Obama proposes firearm background check changes
Jan 3, 2014 at 6:10 PM
The Obama administration on Friday announced a pair of executive actions aimed at strengthening federal background checks for gun purchasers, with a particular focus on limiting firearm access for those with mental health issues.
One proposed rule change aims to clarify terminology used by federal law to prohibit people from purchasing a firearm for mental health reasons. The administration said states have complained that some wording is ambiguous, making it difficult to determine who should be blocked from buying a weapon.
The change also will help states determine what information may be shared with the federal background check system for firearms transfers. The system has prevented more than 2 million guns from falling into the wrong hands, the Justice Department says.
A second proposed rule change would give hospitals and other entities covered by patient privacy provisions more flexibility in the information they provide to the background check system. However, the administration said the rule change would not require reporting on general mental health care or legally prohibit someone from having a firearm solely because they sought treatment.
The White House announced the proposals while President Barack Obama was vacationing in Hawaii.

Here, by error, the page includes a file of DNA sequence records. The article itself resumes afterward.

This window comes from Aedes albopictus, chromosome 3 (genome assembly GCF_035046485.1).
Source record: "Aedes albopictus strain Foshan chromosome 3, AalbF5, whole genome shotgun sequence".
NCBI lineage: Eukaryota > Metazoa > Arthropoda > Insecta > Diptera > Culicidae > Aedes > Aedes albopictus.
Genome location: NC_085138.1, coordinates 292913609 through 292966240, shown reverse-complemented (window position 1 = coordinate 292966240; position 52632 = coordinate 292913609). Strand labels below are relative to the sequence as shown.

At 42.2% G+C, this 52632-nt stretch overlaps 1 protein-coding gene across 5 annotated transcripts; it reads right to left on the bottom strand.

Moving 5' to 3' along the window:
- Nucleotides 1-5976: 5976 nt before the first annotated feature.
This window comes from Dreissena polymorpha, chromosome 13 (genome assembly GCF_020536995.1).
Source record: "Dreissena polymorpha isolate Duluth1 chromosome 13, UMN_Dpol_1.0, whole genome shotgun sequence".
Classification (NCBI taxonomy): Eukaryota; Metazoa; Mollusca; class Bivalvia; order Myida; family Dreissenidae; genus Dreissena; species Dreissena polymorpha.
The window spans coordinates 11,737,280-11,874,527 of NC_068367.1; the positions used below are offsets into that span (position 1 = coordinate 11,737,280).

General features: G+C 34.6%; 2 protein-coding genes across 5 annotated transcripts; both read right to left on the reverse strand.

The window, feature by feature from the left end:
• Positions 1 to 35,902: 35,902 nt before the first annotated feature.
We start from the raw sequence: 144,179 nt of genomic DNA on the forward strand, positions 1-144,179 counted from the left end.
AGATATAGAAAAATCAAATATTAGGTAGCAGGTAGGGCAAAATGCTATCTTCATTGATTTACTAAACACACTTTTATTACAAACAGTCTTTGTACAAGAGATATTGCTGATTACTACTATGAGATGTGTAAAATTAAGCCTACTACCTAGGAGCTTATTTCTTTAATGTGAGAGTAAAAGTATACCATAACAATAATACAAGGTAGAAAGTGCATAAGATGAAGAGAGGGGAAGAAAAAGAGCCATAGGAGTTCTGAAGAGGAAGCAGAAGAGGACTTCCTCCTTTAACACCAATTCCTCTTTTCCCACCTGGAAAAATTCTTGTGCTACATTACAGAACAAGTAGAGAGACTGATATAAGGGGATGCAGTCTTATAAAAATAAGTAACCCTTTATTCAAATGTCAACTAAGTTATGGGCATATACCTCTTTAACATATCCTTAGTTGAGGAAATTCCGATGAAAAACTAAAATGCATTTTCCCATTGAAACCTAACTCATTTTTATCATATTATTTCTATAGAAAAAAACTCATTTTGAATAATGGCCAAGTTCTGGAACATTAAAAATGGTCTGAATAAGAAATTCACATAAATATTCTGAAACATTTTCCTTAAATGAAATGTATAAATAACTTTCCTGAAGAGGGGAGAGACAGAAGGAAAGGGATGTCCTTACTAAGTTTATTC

Obama put forward sweeping gun control measures last year following the horrific elementary school shooting in Newtown, Conn. But the toughest proposals, including stricter background checks, fell flat on Capitol Hill, forcing the White House to rely on piecemeal measures that can be implemented without congressional approval.
Several perpetrators of the nation's worst mass shootings have had mental health issues, including Newtown shooter Adam Lanza. However, they acquired their guns in different ways, with Lanza using firearms purchased by his mother when he went on a rampage at Sandy Hook Elementary.
In announcing the proposed rule changes, the White House also called on Congress to again tackle gun control issues this year. However, there's little indication that lawmakers plan to take up the issue.
"Today, we are taking steps to further strengthen the federal background check system. It's time Congress joins us in this effort," Vice President Joe Biden wrote on Twitter. Biden has headed up the White House's anti-gun violence efforts following the Newtown shooting.
Friday's rule changes were proposed by the Departments of Justice and Health and Human Services. The agencies must accept and analyze public comments before issuing final rules.